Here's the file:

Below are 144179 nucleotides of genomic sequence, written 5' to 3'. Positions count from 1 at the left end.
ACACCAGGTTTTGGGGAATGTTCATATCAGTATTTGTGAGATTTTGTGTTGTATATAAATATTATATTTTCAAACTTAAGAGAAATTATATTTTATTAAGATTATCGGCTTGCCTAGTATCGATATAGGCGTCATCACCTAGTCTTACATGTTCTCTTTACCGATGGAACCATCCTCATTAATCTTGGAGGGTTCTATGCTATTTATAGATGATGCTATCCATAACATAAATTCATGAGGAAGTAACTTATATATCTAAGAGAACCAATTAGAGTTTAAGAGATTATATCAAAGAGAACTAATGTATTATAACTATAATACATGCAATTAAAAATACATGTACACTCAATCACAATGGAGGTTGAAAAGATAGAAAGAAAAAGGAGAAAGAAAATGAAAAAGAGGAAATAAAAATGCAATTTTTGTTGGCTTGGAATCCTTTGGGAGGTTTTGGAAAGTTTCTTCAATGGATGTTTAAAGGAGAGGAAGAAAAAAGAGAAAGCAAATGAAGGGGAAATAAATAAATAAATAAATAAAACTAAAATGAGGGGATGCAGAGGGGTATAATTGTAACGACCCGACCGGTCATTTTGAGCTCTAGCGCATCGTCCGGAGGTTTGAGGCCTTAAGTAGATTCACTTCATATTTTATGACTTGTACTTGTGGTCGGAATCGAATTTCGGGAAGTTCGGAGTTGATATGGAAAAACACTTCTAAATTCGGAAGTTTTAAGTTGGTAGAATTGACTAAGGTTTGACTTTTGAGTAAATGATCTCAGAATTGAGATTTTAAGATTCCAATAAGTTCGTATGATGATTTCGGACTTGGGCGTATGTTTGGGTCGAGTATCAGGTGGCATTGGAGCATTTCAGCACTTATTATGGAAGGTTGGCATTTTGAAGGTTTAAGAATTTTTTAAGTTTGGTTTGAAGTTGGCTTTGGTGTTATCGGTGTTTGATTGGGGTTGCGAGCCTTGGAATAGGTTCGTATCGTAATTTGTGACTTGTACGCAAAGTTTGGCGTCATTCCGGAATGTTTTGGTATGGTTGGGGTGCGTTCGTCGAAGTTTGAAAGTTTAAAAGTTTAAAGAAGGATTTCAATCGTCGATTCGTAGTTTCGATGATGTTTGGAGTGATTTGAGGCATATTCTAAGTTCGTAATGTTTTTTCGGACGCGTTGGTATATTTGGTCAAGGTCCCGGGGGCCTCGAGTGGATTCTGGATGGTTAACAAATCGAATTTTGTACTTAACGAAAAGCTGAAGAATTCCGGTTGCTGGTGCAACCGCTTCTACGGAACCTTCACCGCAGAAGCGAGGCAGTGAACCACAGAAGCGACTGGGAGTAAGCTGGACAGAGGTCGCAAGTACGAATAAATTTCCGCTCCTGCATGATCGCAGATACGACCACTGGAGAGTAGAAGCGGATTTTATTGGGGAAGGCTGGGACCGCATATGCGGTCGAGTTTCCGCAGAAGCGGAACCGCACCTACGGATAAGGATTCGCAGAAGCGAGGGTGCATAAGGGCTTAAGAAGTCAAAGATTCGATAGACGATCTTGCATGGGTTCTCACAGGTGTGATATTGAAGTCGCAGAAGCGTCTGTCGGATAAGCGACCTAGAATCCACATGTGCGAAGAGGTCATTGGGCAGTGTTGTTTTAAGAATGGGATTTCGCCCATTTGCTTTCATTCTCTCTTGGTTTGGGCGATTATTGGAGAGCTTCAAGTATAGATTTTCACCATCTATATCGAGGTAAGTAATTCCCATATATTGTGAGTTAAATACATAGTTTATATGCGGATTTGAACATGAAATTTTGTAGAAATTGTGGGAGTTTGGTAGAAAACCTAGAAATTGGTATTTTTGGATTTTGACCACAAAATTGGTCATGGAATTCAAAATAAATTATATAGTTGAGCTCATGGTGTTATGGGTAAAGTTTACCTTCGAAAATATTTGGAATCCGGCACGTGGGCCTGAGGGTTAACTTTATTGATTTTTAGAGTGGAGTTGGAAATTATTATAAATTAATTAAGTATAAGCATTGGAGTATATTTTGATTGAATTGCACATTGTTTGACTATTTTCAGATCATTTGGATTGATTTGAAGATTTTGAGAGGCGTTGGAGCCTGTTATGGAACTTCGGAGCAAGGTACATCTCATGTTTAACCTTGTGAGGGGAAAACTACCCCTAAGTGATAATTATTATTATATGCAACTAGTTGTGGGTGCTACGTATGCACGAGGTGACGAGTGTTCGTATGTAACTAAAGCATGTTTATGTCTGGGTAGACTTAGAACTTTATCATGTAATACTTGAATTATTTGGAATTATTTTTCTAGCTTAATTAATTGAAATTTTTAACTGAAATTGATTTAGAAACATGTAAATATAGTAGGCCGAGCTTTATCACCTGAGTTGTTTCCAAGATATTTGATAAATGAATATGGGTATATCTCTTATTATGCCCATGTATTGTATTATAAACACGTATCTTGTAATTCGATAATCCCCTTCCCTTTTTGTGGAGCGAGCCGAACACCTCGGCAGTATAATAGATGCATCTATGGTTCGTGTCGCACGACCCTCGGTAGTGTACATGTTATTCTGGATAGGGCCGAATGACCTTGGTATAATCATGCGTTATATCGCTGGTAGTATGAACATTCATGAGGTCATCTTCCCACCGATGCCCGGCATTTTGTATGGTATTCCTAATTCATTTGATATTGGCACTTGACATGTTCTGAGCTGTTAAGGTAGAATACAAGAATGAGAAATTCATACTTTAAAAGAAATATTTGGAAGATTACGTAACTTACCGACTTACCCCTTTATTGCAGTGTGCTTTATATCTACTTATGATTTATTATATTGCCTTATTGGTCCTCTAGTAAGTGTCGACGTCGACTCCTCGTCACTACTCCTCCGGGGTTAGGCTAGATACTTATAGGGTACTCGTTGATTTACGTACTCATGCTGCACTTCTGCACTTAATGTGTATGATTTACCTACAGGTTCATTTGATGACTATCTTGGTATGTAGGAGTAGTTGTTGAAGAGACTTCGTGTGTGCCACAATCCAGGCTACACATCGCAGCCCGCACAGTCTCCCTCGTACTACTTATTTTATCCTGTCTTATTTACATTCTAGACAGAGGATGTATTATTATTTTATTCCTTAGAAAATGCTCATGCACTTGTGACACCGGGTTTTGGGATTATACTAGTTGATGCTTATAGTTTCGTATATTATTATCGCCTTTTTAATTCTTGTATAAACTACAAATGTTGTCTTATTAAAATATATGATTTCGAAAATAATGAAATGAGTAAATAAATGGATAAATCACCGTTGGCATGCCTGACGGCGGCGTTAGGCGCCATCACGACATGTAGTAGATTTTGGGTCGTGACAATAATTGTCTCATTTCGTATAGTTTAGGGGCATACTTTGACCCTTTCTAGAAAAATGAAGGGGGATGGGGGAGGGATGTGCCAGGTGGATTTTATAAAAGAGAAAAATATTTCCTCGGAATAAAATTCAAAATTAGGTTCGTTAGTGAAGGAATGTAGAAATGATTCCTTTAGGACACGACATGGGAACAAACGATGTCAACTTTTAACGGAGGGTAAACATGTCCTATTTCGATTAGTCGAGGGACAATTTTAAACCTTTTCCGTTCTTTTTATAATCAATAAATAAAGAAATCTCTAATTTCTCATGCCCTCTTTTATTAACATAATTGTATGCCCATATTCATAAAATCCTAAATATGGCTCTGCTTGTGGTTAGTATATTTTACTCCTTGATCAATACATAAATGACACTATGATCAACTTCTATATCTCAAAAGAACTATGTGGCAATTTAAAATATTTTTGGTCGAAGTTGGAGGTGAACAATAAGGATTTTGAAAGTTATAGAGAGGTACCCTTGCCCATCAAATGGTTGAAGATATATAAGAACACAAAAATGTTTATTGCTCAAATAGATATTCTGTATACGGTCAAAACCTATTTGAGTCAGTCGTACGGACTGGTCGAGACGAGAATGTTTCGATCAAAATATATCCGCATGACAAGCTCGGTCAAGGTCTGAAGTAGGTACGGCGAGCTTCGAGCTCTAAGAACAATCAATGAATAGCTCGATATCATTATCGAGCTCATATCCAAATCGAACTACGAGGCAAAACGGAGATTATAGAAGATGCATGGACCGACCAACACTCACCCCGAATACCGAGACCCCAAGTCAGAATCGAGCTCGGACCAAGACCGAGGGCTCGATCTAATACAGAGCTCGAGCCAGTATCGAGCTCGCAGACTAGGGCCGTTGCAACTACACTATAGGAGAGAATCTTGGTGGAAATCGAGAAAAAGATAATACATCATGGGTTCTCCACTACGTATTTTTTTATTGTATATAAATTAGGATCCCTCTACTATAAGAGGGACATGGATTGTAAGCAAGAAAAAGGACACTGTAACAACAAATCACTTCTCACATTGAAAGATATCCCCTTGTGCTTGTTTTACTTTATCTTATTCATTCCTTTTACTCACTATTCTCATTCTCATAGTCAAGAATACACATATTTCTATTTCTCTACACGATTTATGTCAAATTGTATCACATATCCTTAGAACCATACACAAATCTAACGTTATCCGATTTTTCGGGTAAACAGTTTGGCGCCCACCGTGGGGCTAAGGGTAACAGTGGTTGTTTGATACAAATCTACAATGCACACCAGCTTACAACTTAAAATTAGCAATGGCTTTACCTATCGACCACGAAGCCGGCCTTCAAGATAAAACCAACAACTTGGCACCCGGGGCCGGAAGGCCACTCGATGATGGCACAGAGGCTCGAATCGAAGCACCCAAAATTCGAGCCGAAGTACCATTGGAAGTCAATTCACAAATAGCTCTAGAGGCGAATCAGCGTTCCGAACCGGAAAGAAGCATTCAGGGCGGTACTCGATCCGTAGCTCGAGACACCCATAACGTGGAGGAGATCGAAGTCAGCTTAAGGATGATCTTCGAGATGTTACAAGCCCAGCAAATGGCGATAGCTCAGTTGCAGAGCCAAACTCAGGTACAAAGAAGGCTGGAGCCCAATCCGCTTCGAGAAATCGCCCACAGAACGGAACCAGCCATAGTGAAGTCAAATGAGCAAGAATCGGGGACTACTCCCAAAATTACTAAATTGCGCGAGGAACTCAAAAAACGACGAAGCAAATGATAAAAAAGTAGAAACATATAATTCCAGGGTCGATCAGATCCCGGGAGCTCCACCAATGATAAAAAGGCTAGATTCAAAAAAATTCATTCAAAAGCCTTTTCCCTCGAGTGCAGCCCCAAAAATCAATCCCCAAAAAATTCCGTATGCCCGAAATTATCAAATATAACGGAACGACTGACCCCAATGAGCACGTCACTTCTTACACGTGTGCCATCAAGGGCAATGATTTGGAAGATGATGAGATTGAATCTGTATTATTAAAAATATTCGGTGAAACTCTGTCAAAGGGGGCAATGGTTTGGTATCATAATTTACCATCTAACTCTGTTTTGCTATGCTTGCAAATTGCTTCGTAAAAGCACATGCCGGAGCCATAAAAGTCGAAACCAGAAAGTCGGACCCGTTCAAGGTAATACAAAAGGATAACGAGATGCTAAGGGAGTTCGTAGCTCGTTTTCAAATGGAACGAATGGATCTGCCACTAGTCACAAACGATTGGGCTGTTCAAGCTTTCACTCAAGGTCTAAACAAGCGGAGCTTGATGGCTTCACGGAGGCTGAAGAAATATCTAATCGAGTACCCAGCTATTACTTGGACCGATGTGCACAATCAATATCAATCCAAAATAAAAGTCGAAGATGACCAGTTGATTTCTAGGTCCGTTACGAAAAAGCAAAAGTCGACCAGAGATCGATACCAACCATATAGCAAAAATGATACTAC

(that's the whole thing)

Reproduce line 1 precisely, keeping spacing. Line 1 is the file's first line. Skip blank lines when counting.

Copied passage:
Below are 144179 nucleotides of genomic sequence, written 5' to 3'. Positions count from 1 at the left end.